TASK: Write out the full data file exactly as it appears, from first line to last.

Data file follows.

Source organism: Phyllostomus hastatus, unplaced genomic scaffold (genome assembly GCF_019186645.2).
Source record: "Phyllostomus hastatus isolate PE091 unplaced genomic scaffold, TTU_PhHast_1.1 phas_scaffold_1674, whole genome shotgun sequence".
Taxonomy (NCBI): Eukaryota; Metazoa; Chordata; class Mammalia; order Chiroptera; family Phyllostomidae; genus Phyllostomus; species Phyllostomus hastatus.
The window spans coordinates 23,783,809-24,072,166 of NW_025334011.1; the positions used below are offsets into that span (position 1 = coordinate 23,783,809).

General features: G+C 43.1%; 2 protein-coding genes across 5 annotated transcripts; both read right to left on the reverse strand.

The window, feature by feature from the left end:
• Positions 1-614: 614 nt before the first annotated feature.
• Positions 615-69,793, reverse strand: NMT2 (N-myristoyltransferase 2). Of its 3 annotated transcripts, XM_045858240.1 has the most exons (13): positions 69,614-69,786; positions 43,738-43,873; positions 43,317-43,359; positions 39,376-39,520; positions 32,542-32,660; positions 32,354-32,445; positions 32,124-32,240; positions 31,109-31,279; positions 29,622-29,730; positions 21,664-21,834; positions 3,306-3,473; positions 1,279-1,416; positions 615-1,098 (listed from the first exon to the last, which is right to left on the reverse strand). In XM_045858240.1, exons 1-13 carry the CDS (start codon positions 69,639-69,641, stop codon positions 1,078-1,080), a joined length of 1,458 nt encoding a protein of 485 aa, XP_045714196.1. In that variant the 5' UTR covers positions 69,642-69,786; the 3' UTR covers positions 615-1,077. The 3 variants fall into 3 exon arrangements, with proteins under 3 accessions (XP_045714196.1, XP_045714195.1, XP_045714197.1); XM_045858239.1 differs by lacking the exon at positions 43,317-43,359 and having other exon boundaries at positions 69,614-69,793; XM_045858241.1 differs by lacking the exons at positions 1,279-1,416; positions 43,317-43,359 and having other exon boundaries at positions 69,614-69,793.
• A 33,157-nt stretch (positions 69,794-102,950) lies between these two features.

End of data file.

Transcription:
Source organism: Phyllostomus hastatus, unplaced genomic scaffold (genome assembly GCF_019186645.2).
Source record: "Phyllostomus hastatus isolate PE091 unplaced genomic scaffold, TTU_PhHast_1.1 phas_scaffold_1674, whole genome shotgun sequence".
Taxonomy (NCBI): Eukaryota; Metazoa; Chordata; class Mammalia; order Chiroptera; family Phyllostomidae; genus Phyllostomus; species Phyllostomus hastatus.
The window spans coordinates 23,783,809-24,072,166 of NW_025334011.1; the positions used below are offsets into that span (position 1 = coordinate 23,783,809).

General features: G+C 43.1%; 2 protein-coding genes across 5 annotated transcripts; both read right to left on the reverse strand.

The window, feature by feature from the left end:
• Positions 1-614: 614 nt before the first annotated feature.
• Positions 615-69,793, reverse strand: NMT2 (N-myristoyltransferase 2). Of its 3 annotated transcripts, XM_045858240.1 has the most exons (13): positions 69,614-69,786; positions 43,738-43,873; positions 43,317-43,359; positions 39,376-39,520; positions 32,542-32,660; positions 32,354-32,445; positions 32,124-32,240; positions 31,109-31,279; positions 29,622-29,730; positions 21,664-21,834; positions 3,306-3,473; positions 1,279-1,416; positions 615-1,098 (listed from the first exon to the last, which is right to left on the reverse strand). In XM_045858240.1, exons 1-13 carry the CDS (start codon positions 69,639-69,641, stop codon positions 1,078-1,080), a joined length of 1,458 nt encoding a protein of 485 aa, XP_045714196.1. In that variant the 5' UTR covers positions 69,642-69,786; the 3' UTR covers positions 615-1,077. The 3 variants fall into 3 exon arrangements, with proteins under 3 accessions (XP_045714196.1, XP_045714195.1, XP_045714197.1); XM_045858239.1 differs by lacking the exon at positions 43,317-43,359 and having other exon boundaries at positions 69,614-69,793; XM_045858241.1 differs by lacking the exons at positions 1,279-1,416; positions 43,317-43,359 and having other exon boundaries at positions 69,614-69,793.
• A 33,157-nt stretch (positions 69,794-102,950) lies between these two features.